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Newspaper Page Text
Give the pupils something to do or to think about at every step.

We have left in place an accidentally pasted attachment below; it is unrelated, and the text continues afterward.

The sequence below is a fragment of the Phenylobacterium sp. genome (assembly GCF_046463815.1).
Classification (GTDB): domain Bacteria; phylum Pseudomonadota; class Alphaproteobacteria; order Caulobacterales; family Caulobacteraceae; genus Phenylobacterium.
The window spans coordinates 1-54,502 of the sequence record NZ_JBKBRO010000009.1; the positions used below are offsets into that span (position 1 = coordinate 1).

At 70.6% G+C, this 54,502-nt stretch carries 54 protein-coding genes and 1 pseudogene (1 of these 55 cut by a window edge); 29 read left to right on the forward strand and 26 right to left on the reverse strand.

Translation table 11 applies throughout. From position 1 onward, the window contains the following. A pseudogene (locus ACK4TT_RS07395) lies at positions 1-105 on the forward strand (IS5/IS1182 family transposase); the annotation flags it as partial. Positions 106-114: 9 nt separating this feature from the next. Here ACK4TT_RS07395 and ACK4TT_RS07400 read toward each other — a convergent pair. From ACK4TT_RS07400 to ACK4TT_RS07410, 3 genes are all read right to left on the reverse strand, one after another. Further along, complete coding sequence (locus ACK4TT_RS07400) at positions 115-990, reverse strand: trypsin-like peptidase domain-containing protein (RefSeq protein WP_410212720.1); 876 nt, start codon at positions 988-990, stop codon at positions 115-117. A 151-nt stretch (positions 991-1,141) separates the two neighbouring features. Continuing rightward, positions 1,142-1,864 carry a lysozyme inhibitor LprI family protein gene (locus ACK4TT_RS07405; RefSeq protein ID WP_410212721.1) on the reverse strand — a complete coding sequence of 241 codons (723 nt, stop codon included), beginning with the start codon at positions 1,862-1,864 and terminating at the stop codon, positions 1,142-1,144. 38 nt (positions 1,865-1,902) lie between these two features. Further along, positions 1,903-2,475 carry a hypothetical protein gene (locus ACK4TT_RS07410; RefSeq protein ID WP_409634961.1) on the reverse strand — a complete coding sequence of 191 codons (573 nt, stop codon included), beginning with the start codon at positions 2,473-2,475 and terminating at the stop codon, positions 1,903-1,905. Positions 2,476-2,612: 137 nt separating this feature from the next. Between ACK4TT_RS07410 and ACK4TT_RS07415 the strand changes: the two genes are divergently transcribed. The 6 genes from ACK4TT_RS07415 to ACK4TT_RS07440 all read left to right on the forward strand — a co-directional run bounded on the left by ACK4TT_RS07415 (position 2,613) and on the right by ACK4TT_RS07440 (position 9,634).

Questions should be made somewhat trying. Put the pupils on the defensive and make them responsible for every answer they give. Another abominable method is the leading question, one that sug gests the answer. It leaves just one easily guessed word to be sup plied by the pnpilf or a slight accent in the teacher's voice indicates the answer. The recitation should be begun at the pupil's point of view and gradually brought to the point desired. A slight pretense of ignor ance is often desirable. Children like to feel that they are actually telling something new. Do not hesitate to allow a little fun and merriment to creep into the recitation. A merry laugh will often rouse the children and create general good feeling. A humorous story can often be made the basis of a splendid lesson. All learning is not in text-books. Young pupils are not in school merely to recite text-book lessons. Character is being formed, that will give each individual a greater fullness of noble lift and a greater sense of inner power. So the wideawake teacher will make every import ant condition or event contribute to this higher aim. Much of the most valuable teaching comes about through in ference and suggestion. A well taught lesson often leaves good im pressions and silent judgments. In such instances the learner resolves within himself to make his own conduct conform in some particular way to a higher ideal. 6.